Grace, mercy, and peace be unto you from God our Father and the Lord Jesus Christ! Amen. “The LORD of hosts is with us; the God of Jacob is our fortress” (Ps. 46:7, 11, ESV). That is the refrain from today’s psalm, as well as the inspiration for the first line of Martin Luther’s famous hymn, “A Mighty Fortress”:“A mighty fortress is our God/A trusty shield and weapon…” (LSB 656). It is the first hymn we sang today and the most famous of all Luther’s hymns. Some have called it “the battle hymn of the Reformation,” but when it first found publication, it was accompanied with the heading “A hymn of comfort.”
I wonder what sort of comfort a friend of a friend found recently in the words of this hymn. Her entire house burned down a few weeks ago because of wildfires in Oregon (we in Colorado know something about that). When she returned home after the blaze, nothing could be salvaged. Nothing was left—absolutely nothing—except for a small fragment of burned paper left from her hymnal. This precious paper has only a few notes and words remaining on it from Luther’s hymn:
arms in fight
deed is done
has been won
Despite the tragedy of losing her home, photographs, and cherished items, the survival of this hymn fragment seems quite appropriate to me, especially when you consider its theme and later words:
And take they our life,
Goods, fame, child, and wife,
Though these all be gone,
Our vict’ry has been won;
The Kingdom ours remaineth.
Even when everything else is taken away from us, God’s Kingdom remains. His Word remains! These belong to us in Christ. No one can take away from us God’s Word or kingdom or our salvation. And no one can snatch us out of Jesus’ hands (John 10:28-29). Now how is that for comfort? “The LORD of hosts is with us; the God of Jacob is our fortress” (Ps. 46:7, 11).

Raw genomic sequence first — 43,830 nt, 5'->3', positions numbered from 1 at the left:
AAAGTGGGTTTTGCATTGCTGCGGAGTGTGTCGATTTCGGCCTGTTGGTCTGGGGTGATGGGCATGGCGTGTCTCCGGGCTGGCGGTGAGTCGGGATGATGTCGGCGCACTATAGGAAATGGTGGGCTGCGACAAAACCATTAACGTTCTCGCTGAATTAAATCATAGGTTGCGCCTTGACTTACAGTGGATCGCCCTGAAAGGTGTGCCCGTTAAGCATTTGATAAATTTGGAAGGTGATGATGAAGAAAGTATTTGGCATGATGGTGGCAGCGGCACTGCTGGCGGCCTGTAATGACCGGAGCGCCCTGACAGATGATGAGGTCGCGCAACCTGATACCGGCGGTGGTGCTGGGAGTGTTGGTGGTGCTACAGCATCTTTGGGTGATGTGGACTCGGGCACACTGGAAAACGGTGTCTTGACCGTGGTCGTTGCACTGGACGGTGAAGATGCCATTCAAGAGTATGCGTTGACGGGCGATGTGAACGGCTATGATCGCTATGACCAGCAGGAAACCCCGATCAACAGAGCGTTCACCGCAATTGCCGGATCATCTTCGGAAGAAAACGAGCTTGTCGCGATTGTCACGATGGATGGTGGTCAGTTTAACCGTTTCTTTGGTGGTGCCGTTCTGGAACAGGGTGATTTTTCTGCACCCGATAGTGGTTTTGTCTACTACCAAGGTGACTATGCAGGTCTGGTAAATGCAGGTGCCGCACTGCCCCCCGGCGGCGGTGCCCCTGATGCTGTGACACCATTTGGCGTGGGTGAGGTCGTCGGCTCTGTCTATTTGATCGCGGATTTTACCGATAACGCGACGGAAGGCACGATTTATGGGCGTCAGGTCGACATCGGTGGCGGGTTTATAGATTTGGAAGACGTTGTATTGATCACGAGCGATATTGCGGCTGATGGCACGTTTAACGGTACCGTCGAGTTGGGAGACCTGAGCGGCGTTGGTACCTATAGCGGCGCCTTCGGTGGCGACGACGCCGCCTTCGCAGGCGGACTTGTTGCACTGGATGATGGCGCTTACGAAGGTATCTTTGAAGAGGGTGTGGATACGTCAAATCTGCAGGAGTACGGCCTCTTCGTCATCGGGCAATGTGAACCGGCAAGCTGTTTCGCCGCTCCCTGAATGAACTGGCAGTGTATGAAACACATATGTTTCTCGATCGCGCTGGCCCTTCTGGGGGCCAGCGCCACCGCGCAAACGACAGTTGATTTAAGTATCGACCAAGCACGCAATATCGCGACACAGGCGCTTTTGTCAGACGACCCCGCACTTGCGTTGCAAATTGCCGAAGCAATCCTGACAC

Luther wrote “A Mighty Fortress” during “a period that saw an epidemic hit Wittenberg, a serious illness befall Martin Luther…, Turkish forces threatening the German borders, further threats from Catholic armies, and theological attacks from both Catholics and more radical Protestants.” In other words, Luther and the German princes were beset by enemies on all sides. Like the raging nations in Psalm 46:6, the Muslim and Catholic nations posed imminent threats. Pestilence and war and rumors of war abounded. The 1520’s were a terrifying and frightening period for Luther, the Lutheran princes, and the German peasants. So Luther chose the word fortress (Burg) instead of refuge (Schultz) in order to provide a strong image of comfort and protection in the face of fierce enemies.
Yet quite notably, Luther makes no mention of these earthly enemies. No, in “A Mighty Fortress,” Luther doesn’t speak against or pray for deliverance from either Turk or Pope. Rather, he views all enemies through the lens of Ephesians 6:12, where St. Paul writes: “For we do not wrestle against flesh and blood, but against the rulers, against the authorities, against the cosmic powers over this present darkness, against the spiritual forces of evil in the heavenly places.” In other words, other people are not truly our enemies. Along those lines, neither the Democrats, ANTIFA, white supremacists, Iran, China, nor Russia are our real enemies. Our real enemy is Satan—the devil who tempts us to sin, doubt, despair, and outright unbelief.
Satan is “the old evil foe” mentioned in the first verse of Luther’s hymn. The Bible calls him “the ruler of this world” (John 12:31; 16:11) and “the prince of the power of the air” (Eph. 2:2). The world appears to be forever under his sway and thumb. “On earth is not his equal” (LSB 656:1). He “prowls around like a roaring lion, seeking someone to devour” (1 Pet. 5:8). If we try to stand against him in our own strength, we will fail. Pray that you don’t become his prey. (Aside: By the way, a good reason never to sing the first verse of “A Mighty Fortress” by itself is that it ends with Satan holding the day. Better to at least include verse 2!)